Make your baby sleep through the night
Improve the likelihood of a good night with some simple changes to your youngster’s diet
There are some very easy ways to help your youngster sleep well this summer: you could put up a black-out blind at the window; cool down his room with a fan; block out the barbecue chatter with some white noise…and feed him foods that help him sleep. “What he’s eating and when he eats it can have a big impact on how well he sleeps,” says sleep expert Lucy Wolfe. And it’s easy…
Have tea early
Whatever age we are, our blood sugar rises when we eat, and so do our levels of insulin – the hormone produced by the body to use that blood sugar. The result? We feel more awake and our levels of melatonin, the hormone that helps us to relax and drift off to sleep, reduce. So it makes perfect sense to leave enough time for this process to finish before bedtime.
There’s another reason to have an earlier tea, too. “For your little one to fall asleep, he needs to feel full, but his digestive system must be relaxed, too,” says Lucy. “In the hour or so after he eats, his stomach and gut are busy working away digesting the food, and all that bodily activity makes him more wakeful.”
Make your youngster’s last meal of the day two hours before he goes to sleep and, if that means he needs a light snack later on, give it to him no less than an hour before bedtime. If you’re running late, then you can help the digestion process along by giving your little one a drink of water 15 minutes before he has his tea, rather than a big beaker-full with his meal. “If he drinks lots at the same time as he eats his food, the liquid can dilute his digestive juices and slow the process down,” explains Lucy.
And don’t rush him through his meal. “Chewing grinds food down into smaller particles, which are easier for his stomach to digest,” says Lucy. “And when your toddler chews he releases saliva, which kick-starts the digestion process.” So, leave him time to chew every mouthful thoroughly.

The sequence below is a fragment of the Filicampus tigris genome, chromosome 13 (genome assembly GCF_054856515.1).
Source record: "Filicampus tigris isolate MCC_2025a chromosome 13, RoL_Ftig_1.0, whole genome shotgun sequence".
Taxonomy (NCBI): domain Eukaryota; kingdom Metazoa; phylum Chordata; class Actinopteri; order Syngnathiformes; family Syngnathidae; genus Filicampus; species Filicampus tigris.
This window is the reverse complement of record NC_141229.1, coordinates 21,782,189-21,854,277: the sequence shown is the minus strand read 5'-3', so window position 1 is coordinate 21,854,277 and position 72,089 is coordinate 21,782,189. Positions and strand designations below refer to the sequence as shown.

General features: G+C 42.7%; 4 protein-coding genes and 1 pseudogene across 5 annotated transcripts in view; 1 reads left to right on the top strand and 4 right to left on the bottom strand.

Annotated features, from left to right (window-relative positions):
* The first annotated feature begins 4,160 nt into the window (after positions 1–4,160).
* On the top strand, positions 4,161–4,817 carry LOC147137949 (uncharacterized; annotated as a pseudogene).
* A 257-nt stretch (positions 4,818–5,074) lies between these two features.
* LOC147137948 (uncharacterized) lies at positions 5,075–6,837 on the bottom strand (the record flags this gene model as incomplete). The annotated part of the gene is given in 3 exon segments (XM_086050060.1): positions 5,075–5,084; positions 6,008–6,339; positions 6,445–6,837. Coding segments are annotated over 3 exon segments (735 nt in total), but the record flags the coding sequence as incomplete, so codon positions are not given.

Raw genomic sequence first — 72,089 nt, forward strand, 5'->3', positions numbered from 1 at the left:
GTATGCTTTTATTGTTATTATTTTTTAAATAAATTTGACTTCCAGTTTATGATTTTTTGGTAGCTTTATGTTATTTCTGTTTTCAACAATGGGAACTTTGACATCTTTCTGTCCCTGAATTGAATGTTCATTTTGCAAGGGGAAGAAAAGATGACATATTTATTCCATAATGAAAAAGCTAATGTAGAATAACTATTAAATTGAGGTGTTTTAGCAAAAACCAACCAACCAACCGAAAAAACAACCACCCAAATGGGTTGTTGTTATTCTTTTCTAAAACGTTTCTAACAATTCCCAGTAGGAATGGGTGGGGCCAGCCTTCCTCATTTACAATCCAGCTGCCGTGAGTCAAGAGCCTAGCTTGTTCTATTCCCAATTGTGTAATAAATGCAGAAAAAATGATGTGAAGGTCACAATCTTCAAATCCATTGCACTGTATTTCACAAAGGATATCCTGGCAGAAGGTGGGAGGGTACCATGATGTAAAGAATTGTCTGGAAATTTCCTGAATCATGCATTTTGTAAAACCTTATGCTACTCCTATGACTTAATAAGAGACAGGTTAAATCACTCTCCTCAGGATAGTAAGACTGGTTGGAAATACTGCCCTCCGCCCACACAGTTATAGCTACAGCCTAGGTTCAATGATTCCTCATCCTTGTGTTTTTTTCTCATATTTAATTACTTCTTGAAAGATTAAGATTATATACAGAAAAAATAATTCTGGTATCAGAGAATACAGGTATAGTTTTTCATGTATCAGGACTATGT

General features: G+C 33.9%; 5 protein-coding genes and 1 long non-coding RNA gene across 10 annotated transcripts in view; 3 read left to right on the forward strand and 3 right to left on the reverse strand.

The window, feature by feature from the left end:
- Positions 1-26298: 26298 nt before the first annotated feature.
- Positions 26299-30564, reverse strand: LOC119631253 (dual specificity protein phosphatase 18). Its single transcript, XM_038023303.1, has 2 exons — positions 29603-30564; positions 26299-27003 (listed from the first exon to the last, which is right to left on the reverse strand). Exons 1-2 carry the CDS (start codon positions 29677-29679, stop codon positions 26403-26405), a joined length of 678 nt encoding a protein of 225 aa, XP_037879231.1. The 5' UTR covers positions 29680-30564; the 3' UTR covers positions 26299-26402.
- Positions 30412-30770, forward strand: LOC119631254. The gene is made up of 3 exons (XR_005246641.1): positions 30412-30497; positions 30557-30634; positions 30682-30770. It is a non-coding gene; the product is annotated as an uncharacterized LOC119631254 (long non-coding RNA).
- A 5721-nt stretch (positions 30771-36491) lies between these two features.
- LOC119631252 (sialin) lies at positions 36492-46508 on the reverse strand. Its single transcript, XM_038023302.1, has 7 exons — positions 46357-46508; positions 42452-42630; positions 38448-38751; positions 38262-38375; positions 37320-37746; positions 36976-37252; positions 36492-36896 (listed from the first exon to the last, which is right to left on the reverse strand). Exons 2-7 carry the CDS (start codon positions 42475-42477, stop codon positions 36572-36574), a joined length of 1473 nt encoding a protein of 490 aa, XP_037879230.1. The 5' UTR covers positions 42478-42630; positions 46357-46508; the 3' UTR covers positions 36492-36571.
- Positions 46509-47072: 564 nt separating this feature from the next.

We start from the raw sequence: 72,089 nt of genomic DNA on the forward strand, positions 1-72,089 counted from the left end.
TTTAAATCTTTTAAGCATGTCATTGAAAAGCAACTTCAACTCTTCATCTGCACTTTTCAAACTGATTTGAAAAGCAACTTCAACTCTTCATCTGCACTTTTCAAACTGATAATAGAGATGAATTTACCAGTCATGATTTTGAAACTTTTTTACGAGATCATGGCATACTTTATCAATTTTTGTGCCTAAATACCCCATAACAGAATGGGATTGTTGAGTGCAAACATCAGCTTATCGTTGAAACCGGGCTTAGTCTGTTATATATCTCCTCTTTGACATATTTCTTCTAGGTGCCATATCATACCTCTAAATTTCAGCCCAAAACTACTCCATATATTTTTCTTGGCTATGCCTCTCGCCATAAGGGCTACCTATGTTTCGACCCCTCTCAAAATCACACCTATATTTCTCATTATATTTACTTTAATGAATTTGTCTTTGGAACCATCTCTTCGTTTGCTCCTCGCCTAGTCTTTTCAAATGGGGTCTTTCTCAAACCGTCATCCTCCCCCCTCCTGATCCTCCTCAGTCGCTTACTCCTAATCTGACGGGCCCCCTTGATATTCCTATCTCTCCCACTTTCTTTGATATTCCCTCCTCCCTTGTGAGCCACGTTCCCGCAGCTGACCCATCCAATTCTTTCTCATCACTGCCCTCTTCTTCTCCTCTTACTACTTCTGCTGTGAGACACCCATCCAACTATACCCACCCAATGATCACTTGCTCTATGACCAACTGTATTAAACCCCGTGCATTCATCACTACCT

Yes, there are particular foods that lead to a good night’s sleep. But eating a wide variety of healthy foods in general will ensure that your youngster gets all the micronutrients that seem to play an important role in our sleep cycles. For instance, lamb, chickpeas and mushrooms are all rich in zinc, which has a relaxing effect on the human nervous system and is thought to positively affect how well we sleep. Magnesium is another mineral that helps relax the nervous system, and that’s in wholewheat flour, spinach and quinoa. And iron, found in red meat, leafy veggies like watercress and in dried fruit like apricots, also seems to help us to sleep for longer.
Now, we’re only too aware of just how tricky it can be to keep a toddler’s diet varied, but it is possible to ring the changes wherever you can. Chop some dried apricots and pop them into his box of raisins. Make your spag bol with lamb mince instead of beef once in a while. And mash half a tin of drained chickpeas into your next batch of banana muffins.
“Another substance that’s found in food and helps us sleep is tryptophan,” says Lucy. “It’s an amino acid that’s detected in high levels in meat, fish and eggs.
It helps our bodies to produce the brain chemical serotonin, which relaxes us and helps us to drift off to sleep.”
Limit sugar and carbs
Just as the foods that contribute to good sleep are the healthy ones, those that can disrupt it are the yummy, hard-to-resist ones. “Sugary foods and drinks, along with refined carbohydrates such as white bread, rice and noodles, can make it harder for your youngster to sleep,” says Lucy. “All these foods make his blood sugar and insulin rise sharply, which makes him feel more awake. Plus, the speed with which he absorbs these foods means that he’ll quickly get hungry again, and that hunger may wake him up.”
These sleep-disturbing foods include soft drinks and fruit juice, sweets, ice creams, biscuits and cakes, along with pasta made from white wheat or pizza made from white flour. We’re not saying don’t eat any of these treats, but if you want to help your youngster sleep better, it’s worth swapping fruit juices for whole fruit, and white pasta for wholewheat. And make ice cream and cakes a daytime rather than a teatime treat. “It might take a while for your youngster to get used to the changes, but taste buds do adapt,” assures Lucy.
It will take a few weeks to feel the benefit of all these little changes, but once you’ve set your youngster’s body up to naturally sleep better, your nights should get better.